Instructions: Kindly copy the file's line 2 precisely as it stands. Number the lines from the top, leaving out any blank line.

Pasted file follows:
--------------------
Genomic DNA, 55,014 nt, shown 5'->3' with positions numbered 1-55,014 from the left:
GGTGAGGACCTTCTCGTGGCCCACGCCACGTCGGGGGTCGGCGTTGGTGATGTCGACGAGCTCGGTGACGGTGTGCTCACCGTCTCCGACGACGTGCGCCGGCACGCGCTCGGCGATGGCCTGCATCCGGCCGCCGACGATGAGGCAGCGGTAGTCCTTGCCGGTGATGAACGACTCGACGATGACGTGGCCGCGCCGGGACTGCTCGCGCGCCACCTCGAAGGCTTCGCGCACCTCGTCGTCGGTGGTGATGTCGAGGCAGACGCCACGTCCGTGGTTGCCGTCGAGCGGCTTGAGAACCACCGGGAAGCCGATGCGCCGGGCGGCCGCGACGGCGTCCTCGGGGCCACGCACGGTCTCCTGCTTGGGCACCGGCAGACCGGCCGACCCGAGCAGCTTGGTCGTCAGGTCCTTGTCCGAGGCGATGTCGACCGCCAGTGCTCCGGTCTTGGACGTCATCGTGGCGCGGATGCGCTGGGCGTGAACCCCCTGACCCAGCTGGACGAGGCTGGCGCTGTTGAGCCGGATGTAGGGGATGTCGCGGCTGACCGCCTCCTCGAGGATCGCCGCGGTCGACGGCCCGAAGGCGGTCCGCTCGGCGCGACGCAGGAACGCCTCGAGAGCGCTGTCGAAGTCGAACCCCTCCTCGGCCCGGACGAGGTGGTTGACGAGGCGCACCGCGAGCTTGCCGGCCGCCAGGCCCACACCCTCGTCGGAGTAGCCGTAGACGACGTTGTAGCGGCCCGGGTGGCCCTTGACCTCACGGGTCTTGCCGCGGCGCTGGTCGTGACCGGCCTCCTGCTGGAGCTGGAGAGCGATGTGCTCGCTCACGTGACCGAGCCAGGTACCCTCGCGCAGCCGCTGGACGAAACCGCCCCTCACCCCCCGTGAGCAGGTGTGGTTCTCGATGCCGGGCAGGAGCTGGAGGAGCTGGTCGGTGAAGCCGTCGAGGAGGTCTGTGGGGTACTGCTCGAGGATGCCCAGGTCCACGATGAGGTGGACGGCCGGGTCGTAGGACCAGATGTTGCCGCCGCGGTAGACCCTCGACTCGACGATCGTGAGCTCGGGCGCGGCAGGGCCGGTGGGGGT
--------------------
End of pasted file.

GGTGAGGACCTTCTCGTGGCCCACGCCACGTCGGGGGTCGGCGTTGGTGATGTCGACGAGCTCGGTGACGGTGTGCTCACCGTCTCCGACGACGTGCGCCGGCACGCGCTCGGCGATGGCCTGCATCCGGCCGCCGACGATGAGGCAGCGGTAGTCCTTGCCGGTGATGAACGACTCGACGATGACGTGGCCGCGCCGGGACTGCTCGCGCGCCACCTCGAAGGCTTCGCGCACCTCGTCGTCGGTGGTGATGTCGAGGCAGACGCCACGTCCGTGGTTGCCGTCGAGCGGCTTGAGAACCACCGGGAAGCCGATGCGCCGGGCGGCCGCGACGGCGTCCTCGGGGCCACGCACGGTCTCCTGCTTGGGCACCGGCAGACCGGCCGACCCGAGCAGCTTGGTCGTCAGGTCCTTGTCCGAGGCGATGTCGACCGCCAGTGCTCCGGTCTTGGACGTCATCGTGGCGCGGATGCGCTGGGCGTGAACCCCCTGACCCAGCTGGACGAGGCTGGCGCTGTTGAGCCGGATGTAGGGGATGTCGCGGCTGACCGCCTCCTCGAGGATCGCCGCGGTCGACGGCCCGAAGGCGGTCCGCTCGGCGCGACGCAGGAACGCCTCGAGAGCGCTGTCGAAGTCGAACCCCTCCTCGGCCCGGACGAGGTGGTTGACGAGGCGCACCGCGAGCTTGCCGGCCGCCAGGCCCACACCCTCGTCGGAGTAGCCGTAGACGACGTTGTAGCGGCCCGGGTGGCCCTTGACCTCACGGGTCTTGCCGCGGCGCTGGTCGTGACCGGCCTCCTGCTGGAGCTGGAGAGCGATGTGCTCGCTCACGTGACCGAGCCAGGTACCCTCGCGCAGCCGCTGGACGAAACCGCCCCTCACCCCCCGTGAGCAGGTGTGGTTCTCGATGCCGGGCAGGAGCTGGAGGAGCTGGTCGGTGAAGCCGTCGAGGAGGTCTGTGGGGTACTGCTCGAGGATGCCCAGGTCCACGATGAGGTGGACGGCCGGGTCGTAGGACCAGATGTTGCCGCCGCGGTAGACCCTCGACTCGACGATCGTGAGCTCGGGCGCGGCAGGGCCGGTGGGGGT